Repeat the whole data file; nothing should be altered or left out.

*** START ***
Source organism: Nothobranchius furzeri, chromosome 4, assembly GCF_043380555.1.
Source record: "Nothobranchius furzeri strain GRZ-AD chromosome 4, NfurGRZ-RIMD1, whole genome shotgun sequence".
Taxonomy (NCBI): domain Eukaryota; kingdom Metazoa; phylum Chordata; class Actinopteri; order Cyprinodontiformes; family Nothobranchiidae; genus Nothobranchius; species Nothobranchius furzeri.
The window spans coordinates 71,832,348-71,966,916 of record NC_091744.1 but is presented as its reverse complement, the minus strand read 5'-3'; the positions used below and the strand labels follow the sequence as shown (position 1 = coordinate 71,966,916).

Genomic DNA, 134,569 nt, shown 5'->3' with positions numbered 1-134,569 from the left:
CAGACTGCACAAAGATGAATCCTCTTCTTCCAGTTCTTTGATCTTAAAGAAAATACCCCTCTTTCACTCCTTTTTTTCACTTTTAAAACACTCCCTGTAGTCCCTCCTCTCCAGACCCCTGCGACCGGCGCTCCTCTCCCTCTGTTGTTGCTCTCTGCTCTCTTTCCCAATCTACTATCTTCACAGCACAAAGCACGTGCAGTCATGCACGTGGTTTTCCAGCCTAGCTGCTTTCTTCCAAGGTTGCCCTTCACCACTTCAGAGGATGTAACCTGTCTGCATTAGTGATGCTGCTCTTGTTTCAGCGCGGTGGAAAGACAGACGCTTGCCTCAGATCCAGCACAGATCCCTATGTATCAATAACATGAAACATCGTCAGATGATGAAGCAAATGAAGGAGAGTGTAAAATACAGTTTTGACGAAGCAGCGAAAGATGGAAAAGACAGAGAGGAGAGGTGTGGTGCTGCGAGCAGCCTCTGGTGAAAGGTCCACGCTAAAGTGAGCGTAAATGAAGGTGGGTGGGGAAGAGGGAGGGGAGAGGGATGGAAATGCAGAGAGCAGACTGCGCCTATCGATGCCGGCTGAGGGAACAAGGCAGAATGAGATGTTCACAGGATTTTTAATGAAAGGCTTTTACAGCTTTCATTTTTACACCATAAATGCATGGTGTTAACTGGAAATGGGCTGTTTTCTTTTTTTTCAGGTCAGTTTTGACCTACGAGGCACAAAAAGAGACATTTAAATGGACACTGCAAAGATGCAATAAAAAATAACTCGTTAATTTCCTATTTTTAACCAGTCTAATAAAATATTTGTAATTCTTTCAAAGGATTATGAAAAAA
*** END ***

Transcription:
Source organism: Nothobranchius furzeri, chromosome 4, assembly GCF_043380555.1.
Source record: "Nothobranchius furzeri strain GRZ-AD chromosome 4, NfurGRZ-RIMD1, whole genome shotgun sequence".
Taxonomy (NCBI): domain Eukaryota; kingdom Metazoa; phylum Chordata; class Actinopteri; order Cyprinodontiformes; family Nothobranchiidae; genus Nothobranchius; species Nothobranchius furzeri.
The window spans coordinates 71,832,348-71,966,916 of record NC_091744.1 but is presented as its reverse complement, the minus strand read 5'-3'; the positions used below and the strand labels follow the sequence as shown (position 1 = coordinate 71,966,916).

Genomic DNA, 134,569 nt, shown 5'->3' with positions numbered 1-134,569 from the left:
CAGACTGCACAAAGATGAATCCTCTTCTTCCAGTTCTTTGATCTTAAAGAAAATACCCCTCTTTCACTCCTTTTTTTCACTTTTAAAACACTCCCTGTAGTCCCTCCTCTCCAGACCCCTGCGACCGGCGCTCCTCTCCCTCTGTTGTTGCTCTCTGCTCTCTTTCCCAATCTACTATCTTCACAGCACAAAGCACGTGCAGTCATGCACGTGGTTTTCCAGCCTAGCTGCTTTCTTCCAAGGTTGCCCTTCACCACTTCAGAGGATGTAACCTGTCTGCATTAGTGATGCTGCTCTTGTTTCAGCGCGGTGGAAAGACAGACGCTTGCCTCAGATCCAGCACAGATCCCTATGTATCAATAACATGAAACATCGTCAGATGATGAAGCAAATGAAGGAGAGTGTAAAATACAGTTTTGACGAAGCAGCGAAAGATGGAAAAGACAGAGAGGAGAGGTGTGGTGCTGCGAGCAGCCTCTGGTGAAAGGTCCACGCTAAAGTGAGCGTAAATGAAGGTGGGTGGGGAAGAGGGAGGGGAGAGGGATGGAAATGCAGAGAGCAGACTGCGCCTATCGATGCCGGCTGAGGGAACAAGGCAGAATGAGATGTTCACAGGATTTTTAATGAAAGGCTTTTACAGCTTTCATTTTTACACCATAAATGCATGGTGTTAACTGGAAATGGGCTGTTTTCTTTTTTTTCAGGTCAGTTTTGACCTACGAGGCACAAAAAGAGACATTTAAATGGACACTGCAAAGATGCAATAAAAAATAACTCGTTAATTTCCTATTTTTAACCAGTCTAATAAAATATTTGTAATTCTTTCAAAGGATTATGAAAAAA